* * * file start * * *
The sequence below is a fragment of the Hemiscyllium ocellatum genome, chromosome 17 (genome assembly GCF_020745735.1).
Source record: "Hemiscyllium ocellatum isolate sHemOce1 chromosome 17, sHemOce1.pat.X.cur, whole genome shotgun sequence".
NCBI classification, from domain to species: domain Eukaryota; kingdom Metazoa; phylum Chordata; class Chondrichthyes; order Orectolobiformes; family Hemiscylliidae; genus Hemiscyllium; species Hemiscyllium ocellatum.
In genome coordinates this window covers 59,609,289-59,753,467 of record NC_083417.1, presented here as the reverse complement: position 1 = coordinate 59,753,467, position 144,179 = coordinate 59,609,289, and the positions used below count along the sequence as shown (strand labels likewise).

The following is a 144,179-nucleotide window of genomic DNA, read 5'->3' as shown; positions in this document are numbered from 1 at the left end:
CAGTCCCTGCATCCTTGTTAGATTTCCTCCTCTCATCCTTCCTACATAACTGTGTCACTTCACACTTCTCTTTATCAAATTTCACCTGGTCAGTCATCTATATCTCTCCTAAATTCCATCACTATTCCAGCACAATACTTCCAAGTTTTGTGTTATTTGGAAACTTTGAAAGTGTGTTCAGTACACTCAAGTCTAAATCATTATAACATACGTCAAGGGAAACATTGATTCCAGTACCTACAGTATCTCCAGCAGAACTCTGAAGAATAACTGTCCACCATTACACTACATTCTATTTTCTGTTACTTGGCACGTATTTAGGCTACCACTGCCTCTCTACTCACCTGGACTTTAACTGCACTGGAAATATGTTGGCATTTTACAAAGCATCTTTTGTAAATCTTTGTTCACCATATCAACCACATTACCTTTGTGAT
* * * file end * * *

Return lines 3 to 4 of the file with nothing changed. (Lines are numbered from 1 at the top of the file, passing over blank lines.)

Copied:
NCBI classification, from domain to species: domain Eukaryota; kingdom Metazoa; phylum Chordata; class Chondrichthyes; order Orectolobiformes; family Hemiscylliidae; genus Hemiscyllium; species Hemiscyllium ocellatum.
In genome coordinates this window covers 59,609,289-59,753,467 of record NC_083417.1, presented here as the reverse complement: position 1 = coordinate 59,753,467, position 144,179 = coordinate 59,609,289, and the positions used below count along the sequence as shown (strand labels likewise).